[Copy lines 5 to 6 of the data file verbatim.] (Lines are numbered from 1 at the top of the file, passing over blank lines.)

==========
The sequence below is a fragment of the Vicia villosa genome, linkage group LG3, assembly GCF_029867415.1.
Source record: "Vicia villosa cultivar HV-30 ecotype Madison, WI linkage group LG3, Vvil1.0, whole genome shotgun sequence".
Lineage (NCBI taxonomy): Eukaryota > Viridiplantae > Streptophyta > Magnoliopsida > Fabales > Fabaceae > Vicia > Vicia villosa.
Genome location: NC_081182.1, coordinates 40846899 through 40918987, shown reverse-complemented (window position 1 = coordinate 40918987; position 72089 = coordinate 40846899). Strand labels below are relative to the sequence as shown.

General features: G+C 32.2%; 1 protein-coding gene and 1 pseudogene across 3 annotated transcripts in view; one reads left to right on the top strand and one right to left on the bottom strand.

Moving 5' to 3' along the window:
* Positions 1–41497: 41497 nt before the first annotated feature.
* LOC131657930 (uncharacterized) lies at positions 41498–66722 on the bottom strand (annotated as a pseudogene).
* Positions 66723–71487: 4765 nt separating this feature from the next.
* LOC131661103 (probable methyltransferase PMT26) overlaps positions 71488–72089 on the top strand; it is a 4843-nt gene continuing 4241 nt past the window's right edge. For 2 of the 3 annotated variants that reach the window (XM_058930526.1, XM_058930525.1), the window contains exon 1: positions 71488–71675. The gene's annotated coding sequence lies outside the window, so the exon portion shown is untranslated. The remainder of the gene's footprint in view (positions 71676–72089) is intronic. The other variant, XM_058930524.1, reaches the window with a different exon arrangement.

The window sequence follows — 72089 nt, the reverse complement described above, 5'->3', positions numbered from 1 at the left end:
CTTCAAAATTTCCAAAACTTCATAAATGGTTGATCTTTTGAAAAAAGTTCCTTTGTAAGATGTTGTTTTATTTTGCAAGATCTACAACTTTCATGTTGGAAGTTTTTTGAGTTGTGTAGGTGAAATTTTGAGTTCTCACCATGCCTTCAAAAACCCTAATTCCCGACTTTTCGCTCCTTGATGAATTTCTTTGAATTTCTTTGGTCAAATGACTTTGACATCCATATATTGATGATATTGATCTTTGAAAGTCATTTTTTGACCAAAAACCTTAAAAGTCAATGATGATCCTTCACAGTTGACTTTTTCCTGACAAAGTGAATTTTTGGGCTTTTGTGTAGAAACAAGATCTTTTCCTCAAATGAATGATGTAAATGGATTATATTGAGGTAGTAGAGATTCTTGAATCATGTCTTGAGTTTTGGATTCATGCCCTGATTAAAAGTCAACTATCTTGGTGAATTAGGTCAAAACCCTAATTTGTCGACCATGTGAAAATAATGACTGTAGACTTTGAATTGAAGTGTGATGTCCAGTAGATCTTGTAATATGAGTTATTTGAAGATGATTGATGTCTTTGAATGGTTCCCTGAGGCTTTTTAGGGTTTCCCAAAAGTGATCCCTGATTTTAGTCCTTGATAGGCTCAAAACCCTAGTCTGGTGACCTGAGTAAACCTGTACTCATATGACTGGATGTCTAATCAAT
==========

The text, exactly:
General features: G+C 32.2%; 1 protein-coding gene and 1 pseudogene across 3 annotated transcripts in view; one reads left to right on the top strand and one right to left on the bottom strand.

Moving 5' to 3' along the window: